District Six supervisor Jane Kim says that she’s skeptical about the idea of trying to turn the Tenderloin into a mixed-income neighborhood. “I’d like to see a model of it working without displacing the low-income residents,” she says. “I haven’t seen that anywhere.” Citing her work as a community organizer in Chinatown, she adds, “The demographics of Chinatown and the Tenderloin are very similar in many ways. And Chinatown is not a mixed-income neighborhood; it’s a predominantly low-income neighborhood. I’d rather move the Tenderloin into the Chinatown model. Keep it low-income.”

Kim favors working with the neighborhood’s existing residents and businesses to improve conditions. She is trying to reduce the number of liquor stores (there are allegedly 72 within the 40 square blocks), improve lighting, convince markets to carry fresh produce as well as junk food and booze, and persuade the TL’s many working families to become more involved in the community. In addition to the thousands of chronically impoverished tenants in the neighborhood, some of whom pay only $200 a month in rent, there are many working people who pay $850 to $1,000 for subsidized studios and one-bedrooms. “I would also highlight that this is a wonderful neighborhood,” Kim says. “Some of the warmest, most generous people I’ve ever met are in the Tenderloin.”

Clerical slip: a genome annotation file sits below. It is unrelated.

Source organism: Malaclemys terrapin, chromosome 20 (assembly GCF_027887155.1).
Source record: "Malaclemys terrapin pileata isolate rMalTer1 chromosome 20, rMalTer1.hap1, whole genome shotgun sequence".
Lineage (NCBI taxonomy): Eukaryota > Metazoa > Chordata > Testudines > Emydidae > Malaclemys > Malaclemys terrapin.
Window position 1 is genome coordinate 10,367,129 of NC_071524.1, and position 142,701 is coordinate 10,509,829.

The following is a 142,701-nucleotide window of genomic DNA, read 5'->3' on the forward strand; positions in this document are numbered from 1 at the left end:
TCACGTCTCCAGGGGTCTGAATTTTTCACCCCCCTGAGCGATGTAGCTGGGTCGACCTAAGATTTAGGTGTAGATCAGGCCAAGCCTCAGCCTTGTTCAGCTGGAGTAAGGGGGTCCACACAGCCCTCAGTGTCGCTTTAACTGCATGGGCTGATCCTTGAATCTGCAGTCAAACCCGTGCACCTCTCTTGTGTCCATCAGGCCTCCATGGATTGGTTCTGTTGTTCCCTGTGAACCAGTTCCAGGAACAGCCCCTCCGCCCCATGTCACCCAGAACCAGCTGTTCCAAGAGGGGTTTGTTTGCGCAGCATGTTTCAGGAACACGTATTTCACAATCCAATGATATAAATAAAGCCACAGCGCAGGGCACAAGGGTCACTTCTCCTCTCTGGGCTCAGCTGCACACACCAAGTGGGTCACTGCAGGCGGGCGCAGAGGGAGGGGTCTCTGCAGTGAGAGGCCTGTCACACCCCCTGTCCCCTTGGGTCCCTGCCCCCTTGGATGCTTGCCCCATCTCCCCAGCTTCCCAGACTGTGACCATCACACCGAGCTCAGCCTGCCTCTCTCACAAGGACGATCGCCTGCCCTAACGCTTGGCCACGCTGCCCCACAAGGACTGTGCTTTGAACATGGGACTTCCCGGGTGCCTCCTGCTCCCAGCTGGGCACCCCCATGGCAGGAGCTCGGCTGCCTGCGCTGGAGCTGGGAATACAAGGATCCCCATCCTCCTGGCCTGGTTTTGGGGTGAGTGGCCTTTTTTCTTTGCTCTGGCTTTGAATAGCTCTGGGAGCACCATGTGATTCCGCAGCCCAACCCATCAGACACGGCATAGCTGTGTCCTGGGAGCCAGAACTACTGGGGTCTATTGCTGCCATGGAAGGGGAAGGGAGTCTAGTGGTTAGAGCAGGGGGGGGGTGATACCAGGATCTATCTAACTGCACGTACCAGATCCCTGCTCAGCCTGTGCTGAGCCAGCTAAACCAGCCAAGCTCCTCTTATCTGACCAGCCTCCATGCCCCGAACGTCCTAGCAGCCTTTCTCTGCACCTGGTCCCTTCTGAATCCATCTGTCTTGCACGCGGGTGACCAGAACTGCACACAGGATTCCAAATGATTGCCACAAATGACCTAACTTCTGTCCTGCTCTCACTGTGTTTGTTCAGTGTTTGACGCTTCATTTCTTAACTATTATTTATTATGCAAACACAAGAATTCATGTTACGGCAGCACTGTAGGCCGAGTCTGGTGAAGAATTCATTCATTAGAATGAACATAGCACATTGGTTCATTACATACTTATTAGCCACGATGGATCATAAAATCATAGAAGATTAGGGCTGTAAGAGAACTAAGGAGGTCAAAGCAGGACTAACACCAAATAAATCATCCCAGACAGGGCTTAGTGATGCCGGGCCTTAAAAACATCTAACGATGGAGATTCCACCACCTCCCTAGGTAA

Page four: The stakeholders scenario